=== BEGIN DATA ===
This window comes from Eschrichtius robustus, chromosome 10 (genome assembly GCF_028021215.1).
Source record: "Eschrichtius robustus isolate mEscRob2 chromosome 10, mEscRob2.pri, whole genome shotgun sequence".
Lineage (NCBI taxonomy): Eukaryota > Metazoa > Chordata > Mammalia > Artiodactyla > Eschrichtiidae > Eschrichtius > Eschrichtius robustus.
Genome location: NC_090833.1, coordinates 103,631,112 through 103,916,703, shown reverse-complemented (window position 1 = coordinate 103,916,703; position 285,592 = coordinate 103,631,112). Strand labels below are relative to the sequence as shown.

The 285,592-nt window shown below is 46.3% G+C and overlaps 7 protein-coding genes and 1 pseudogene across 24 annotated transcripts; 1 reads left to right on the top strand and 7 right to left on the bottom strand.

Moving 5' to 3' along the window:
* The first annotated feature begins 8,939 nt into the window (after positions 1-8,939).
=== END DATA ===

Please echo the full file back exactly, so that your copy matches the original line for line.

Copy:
This window comes from Eschrichtius robustus, chromosome 10 (genome assembly GCF_028021215.1).
Source record: "Eschrichtius robustus isolate mEscRob2 chromosome 10, mEscRob2.pri, whole genome shotgun sequence".
Lineage (NCBI taxonomy): Eukaryota > Metazoa > Chordata > Mammalia > Artiodactyla > Eschrichtiidae > Eschrichtius > Eschrichtius robustus.
Genome location: NC_090833.1, coordinates 103,631,112 through 103,916,703, shown reverse-complemented (window position 1 = coordinate 103,916,703; position 285,592 = coordinate 103,631,112). Strand labels below are relative to the sequence as shown.

The 285,592-nt window shown below is 46.3% G+C and overlaps 7 protein-coding genes and 1 pseudogene across 24 annotated transcripts; 1 reads left to right on the top strand and 7 right to left on the bottom strand.

Moving 5' to 3' along the window:
* The first annotated feature begins 8,939 nt into the window (after positions 1-8,939).